"Riding the VoIP Wave" ACM Queue Magazine, September 2004Background and Summary By: Patty Jablonski
Background, Characteristics and Advantages of VoIP:
The traditional telephone network, commonly known as the Public Switched Telephone Network (PSTN), is circuit-switched and uses Time Division Multiplexing (TDM). TDM works by placing multiple calls on the T1 line and because it is circuit-switched, an actual circuit is created between the endpoints when the connection is made. This can be problematic because the same path and same bandwidth are used regardless of the content of the phone call. For example, a pause in conversation still sends 64 Kbps across the line.
Our voices as we speak to one another are considered analog signals. Analog signals are represented as a sinusoidal wave. The phone lines that carry voices from telephone to telephone are traditionally analog. The problem with an analog signal is that of noise interference. There is an increase in noise with distance traveled, which is why we typically use amplifiers (analog) and repeaters (digital) to increase signal strength over a longer distance.
The trend, however, has been from analog to digital signals. We see this more and more in communications - with the introduction of computers, digital cable, digital satellite, and digital subscriber lines (DSL). Unlike analog signals, digital signals are typically represented as a 0 or a 1, meaning that there is either no voltage or a high voltage level. As you can see, this type of signal can better distinguish between the signal and the noise interference because it is known that the signal should be either 1 or 0 and no other value in between.
Digital signals are now the reality, and it is predicted that the next trend will be from digital signals to voice over IP (VoIP). VoIP uses digital signal processing (DSP) technology and an inexpensive network interface chip set, providing an overall lower cost. More specifically, VoIP takes advantage of the Internet Protocol (IP) to make the communication transfer possible. The Internet Protocol (IP) is known for its ability to fragment large amounts of data and then reassemble it at the receiver end. Notice that the word 'data' is used here and not just 'voice'. This is important because it is becoming increasingly popular to send text, voice, and video over phones, and it is known that VoIP technology is able to handle all of these various types of transfers with the use of a data network.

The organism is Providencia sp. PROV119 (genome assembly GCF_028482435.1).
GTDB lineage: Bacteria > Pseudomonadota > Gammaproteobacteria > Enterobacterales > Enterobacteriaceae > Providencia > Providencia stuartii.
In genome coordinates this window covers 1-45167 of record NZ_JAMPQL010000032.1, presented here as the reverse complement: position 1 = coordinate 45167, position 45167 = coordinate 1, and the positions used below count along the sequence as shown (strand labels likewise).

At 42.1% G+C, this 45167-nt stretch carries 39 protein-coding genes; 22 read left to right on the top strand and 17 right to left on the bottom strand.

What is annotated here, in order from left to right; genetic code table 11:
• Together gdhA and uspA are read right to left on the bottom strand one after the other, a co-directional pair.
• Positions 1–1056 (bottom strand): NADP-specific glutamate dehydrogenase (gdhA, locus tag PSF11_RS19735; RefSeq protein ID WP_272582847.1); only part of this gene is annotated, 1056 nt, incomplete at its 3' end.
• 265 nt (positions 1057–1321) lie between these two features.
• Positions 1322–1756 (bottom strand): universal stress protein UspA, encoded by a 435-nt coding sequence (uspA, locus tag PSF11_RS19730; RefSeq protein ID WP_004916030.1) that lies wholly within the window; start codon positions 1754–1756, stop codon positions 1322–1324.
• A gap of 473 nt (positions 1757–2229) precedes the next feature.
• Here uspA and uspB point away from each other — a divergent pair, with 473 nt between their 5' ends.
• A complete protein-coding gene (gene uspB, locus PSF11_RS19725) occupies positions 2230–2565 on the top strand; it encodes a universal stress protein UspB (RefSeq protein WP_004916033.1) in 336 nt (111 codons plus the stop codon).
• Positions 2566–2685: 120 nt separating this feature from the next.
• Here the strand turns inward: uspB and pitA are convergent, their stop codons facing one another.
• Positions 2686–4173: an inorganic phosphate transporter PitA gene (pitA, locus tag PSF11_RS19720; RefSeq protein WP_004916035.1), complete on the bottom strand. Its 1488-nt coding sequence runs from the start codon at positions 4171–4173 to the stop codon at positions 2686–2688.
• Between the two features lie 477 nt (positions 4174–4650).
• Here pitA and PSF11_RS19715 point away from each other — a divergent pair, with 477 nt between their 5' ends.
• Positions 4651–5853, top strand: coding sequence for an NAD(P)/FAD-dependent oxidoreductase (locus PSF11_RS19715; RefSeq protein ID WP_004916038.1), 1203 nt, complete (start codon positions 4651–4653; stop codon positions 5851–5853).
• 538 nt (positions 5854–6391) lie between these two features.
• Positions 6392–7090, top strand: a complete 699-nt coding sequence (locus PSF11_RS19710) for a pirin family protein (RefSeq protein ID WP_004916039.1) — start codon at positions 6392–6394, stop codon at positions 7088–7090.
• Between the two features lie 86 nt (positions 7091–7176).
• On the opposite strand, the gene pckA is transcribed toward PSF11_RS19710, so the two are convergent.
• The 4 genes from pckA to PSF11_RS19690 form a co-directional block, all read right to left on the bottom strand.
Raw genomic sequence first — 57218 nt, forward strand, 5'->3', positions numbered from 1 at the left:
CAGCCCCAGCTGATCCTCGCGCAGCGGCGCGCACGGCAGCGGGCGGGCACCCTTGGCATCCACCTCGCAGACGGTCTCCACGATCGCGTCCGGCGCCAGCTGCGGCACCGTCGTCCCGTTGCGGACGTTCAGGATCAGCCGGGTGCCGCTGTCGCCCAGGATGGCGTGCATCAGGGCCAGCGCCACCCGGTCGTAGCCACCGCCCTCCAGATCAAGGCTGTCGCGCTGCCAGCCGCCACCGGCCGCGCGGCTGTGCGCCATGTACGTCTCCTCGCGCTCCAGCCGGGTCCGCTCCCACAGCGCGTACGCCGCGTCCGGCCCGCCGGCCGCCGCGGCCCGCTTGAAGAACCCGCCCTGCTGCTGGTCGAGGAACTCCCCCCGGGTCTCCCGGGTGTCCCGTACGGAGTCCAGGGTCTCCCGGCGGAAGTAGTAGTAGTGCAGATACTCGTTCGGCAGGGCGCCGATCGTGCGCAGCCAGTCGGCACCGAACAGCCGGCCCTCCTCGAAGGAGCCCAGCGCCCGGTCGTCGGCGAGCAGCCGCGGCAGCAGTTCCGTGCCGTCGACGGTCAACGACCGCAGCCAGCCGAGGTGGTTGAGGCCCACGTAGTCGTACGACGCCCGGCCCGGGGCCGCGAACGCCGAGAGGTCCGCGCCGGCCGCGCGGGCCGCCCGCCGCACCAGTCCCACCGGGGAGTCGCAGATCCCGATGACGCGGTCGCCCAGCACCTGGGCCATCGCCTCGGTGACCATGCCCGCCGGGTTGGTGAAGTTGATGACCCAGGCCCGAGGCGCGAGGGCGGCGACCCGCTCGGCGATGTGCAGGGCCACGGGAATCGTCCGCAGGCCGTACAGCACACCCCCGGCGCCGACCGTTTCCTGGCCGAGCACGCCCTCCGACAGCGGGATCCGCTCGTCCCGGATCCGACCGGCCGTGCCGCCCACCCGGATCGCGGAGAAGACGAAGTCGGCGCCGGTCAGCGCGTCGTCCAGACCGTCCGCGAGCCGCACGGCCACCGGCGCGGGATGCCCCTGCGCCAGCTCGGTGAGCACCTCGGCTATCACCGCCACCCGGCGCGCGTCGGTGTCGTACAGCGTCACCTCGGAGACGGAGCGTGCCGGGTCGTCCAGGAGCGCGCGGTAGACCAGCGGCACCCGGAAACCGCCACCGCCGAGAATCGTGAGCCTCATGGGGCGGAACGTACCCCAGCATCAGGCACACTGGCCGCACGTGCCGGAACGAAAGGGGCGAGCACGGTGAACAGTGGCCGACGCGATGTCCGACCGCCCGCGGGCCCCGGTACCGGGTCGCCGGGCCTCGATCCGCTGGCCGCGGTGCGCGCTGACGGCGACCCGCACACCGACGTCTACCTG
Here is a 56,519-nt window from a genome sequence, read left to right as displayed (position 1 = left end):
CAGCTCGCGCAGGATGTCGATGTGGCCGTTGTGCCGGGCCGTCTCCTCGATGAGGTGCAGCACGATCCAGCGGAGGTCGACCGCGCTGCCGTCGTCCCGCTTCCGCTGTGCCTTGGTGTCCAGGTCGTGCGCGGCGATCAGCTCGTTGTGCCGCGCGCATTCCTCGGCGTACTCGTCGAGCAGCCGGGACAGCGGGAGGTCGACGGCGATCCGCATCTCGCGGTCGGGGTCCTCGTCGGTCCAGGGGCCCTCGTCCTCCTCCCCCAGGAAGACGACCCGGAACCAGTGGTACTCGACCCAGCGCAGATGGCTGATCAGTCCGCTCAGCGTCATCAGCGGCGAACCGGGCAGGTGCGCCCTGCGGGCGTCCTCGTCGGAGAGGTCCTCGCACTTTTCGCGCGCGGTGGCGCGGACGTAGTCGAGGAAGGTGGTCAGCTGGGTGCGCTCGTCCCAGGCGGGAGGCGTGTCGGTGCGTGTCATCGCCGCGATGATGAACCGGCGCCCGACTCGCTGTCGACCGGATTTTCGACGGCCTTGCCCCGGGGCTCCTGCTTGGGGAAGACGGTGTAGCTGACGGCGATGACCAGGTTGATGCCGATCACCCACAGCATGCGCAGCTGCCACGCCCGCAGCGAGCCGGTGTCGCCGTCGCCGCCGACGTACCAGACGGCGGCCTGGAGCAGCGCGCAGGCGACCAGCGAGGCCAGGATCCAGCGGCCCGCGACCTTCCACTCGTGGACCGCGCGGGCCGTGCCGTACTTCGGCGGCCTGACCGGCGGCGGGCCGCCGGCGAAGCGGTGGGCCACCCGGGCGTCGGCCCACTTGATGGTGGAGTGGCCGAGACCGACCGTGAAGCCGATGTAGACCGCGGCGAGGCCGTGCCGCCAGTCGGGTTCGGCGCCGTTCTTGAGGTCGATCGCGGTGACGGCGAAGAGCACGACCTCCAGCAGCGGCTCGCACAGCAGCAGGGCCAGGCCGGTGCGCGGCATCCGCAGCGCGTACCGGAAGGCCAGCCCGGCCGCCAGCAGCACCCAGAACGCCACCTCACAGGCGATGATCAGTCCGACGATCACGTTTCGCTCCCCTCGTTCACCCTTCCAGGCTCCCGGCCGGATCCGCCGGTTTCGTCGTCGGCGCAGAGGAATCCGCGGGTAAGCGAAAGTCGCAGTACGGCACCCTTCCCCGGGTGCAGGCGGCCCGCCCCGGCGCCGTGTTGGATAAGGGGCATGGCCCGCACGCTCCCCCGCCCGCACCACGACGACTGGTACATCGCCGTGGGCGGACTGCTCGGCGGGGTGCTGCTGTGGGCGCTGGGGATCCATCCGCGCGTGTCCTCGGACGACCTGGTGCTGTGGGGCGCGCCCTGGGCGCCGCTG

The VoIP network is packet-switched, as opposed to circuit-switched like the PSTN. As the name implies, a packet-switched network transfers 'packets' or chunks of data from the sender to the receiver. A packet-switched network can be more advantageous than a circuit-switched network because different routes can be used each time a chunk of data is sent, therefore data can still reach its destination in network failure situations. In a circuit-switched network, once the circuit connection has failed, the destination becomes unreachable. Additionally, with packet-switched networks only useful data is sent and received and only the necessary bandwidth is used. In the case of a paused conversation in the packet-switched network, no data is sent and no bandwidth is utilized.
It is clear that Voice over IP has numerous advantages over the existing analog and digital networks. With VoIP, there may one day be a single communication system to tie together people from all over the world with lower costs to consumers.
Definitions and Details of the VoIP Architecture:
A typical telephone call consists of two types of traffic - bearer and signaling. Bearer is the actual voice being sent over the network. Signaling is the information necessary for successful setup and teardown of the call, which includes things like dual-tone multi-frequency DTMF (touch tone phone sounds that tell what number you are dialing), fax, modem sounds, and even voice, in the form of voice mail and interactive voice response (IVR) (when you are asked to press or say your account number in an automated response system, for example). It is important that signal and bearer traffic are kept separate so that there is no interference between the two.